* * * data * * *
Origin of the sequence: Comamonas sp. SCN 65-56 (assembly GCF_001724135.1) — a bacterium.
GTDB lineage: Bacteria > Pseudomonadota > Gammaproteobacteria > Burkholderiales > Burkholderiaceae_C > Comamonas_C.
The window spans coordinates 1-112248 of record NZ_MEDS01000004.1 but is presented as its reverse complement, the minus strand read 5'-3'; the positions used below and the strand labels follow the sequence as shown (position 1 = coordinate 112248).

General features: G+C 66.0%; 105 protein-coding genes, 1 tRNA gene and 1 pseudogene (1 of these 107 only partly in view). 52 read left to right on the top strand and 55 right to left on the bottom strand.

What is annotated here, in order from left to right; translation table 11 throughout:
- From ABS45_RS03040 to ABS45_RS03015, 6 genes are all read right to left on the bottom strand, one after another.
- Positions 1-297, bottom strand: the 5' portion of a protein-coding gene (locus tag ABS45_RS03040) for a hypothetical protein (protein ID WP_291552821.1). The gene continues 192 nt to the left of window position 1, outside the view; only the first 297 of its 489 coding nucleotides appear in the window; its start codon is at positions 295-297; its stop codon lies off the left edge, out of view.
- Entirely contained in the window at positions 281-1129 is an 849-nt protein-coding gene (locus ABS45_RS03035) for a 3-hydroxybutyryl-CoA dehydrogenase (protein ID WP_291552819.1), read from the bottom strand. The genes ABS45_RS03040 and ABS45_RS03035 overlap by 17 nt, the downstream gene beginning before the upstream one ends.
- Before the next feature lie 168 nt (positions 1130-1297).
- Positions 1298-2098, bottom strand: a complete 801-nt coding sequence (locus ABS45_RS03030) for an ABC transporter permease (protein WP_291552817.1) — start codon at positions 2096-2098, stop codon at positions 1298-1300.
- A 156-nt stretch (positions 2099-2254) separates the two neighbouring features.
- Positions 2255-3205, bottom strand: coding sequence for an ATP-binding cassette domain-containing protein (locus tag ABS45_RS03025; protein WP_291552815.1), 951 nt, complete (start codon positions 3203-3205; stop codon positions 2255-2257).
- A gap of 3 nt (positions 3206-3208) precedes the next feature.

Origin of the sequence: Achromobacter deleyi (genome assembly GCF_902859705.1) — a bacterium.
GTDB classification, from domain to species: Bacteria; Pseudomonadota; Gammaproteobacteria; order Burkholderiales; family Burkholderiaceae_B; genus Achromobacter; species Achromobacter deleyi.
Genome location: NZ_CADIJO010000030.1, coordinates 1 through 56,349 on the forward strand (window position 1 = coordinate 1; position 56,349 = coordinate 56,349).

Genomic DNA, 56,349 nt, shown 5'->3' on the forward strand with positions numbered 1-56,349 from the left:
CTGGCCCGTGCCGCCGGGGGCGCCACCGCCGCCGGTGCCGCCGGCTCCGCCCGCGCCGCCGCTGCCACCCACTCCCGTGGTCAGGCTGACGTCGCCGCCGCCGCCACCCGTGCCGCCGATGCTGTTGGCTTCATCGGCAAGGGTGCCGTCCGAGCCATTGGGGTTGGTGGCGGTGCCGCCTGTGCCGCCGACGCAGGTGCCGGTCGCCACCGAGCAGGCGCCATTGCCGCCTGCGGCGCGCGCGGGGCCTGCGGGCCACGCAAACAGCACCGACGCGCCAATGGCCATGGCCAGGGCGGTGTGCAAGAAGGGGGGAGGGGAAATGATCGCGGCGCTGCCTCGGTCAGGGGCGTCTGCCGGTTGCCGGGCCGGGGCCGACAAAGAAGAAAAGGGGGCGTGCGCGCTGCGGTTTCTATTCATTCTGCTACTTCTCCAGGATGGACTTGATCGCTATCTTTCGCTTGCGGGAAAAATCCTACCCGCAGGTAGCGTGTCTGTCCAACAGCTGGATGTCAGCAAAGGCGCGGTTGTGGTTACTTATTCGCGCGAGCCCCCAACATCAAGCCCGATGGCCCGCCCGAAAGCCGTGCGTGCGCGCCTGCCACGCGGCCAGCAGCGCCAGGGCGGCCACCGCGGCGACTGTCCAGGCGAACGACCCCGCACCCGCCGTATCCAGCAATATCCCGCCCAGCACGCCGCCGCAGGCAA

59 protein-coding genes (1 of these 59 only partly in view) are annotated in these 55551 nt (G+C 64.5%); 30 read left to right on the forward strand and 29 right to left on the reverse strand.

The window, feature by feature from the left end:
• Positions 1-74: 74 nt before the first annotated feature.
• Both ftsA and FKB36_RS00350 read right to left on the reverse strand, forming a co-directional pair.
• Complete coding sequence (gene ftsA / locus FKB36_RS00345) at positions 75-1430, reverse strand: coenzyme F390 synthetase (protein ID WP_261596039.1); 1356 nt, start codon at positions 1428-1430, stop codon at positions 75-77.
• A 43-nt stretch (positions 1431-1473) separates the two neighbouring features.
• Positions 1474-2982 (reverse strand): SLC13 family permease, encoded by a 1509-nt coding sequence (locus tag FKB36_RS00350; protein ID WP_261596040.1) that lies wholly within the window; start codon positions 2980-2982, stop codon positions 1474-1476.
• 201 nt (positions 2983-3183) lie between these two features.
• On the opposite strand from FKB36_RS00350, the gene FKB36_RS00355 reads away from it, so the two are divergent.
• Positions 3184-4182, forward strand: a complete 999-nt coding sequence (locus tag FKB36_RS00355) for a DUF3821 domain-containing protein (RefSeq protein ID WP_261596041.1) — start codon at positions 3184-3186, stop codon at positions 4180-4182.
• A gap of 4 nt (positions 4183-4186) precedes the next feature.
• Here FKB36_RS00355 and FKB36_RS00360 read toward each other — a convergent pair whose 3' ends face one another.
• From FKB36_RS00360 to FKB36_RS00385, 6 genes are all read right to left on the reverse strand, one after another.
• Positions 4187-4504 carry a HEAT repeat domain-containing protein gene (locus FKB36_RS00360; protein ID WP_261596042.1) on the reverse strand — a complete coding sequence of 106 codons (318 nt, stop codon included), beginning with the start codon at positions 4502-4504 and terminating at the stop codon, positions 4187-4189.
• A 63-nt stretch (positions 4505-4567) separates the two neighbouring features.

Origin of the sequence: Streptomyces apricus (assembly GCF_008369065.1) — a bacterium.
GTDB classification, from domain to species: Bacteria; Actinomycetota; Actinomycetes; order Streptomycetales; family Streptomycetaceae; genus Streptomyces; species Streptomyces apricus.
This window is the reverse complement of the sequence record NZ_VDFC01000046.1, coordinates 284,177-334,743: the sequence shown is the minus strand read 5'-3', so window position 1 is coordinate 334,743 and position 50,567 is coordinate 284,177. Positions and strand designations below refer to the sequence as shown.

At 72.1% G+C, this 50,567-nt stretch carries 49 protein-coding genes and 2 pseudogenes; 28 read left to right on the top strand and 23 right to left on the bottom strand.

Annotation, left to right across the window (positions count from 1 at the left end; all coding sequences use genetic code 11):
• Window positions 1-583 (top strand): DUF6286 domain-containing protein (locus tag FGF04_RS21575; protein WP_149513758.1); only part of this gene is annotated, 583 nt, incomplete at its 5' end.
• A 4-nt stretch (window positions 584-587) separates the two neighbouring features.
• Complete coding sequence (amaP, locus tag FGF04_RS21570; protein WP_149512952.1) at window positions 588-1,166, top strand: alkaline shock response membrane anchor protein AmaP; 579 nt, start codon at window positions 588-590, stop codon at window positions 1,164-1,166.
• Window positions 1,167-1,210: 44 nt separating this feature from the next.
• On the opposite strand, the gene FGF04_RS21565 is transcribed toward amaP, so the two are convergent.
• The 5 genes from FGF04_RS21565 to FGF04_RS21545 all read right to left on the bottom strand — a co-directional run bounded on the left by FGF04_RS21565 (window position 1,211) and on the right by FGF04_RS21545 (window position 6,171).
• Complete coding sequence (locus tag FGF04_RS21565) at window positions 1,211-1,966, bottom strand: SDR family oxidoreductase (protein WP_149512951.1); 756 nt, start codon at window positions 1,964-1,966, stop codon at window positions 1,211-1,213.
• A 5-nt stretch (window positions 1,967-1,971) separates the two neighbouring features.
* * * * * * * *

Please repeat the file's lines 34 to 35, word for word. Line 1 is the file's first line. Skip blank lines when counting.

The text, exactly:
Origin of the sequence: Streptomyces apricus (assembly GCF_008369065.1) — a bacterium.
GTDB classification, from domain to species: Bacteria; Actinomycetota; Actinomycetes; order Streptomycetales; family Streptomycetaceae; genus Streptomyces; species Streptomyces apricus.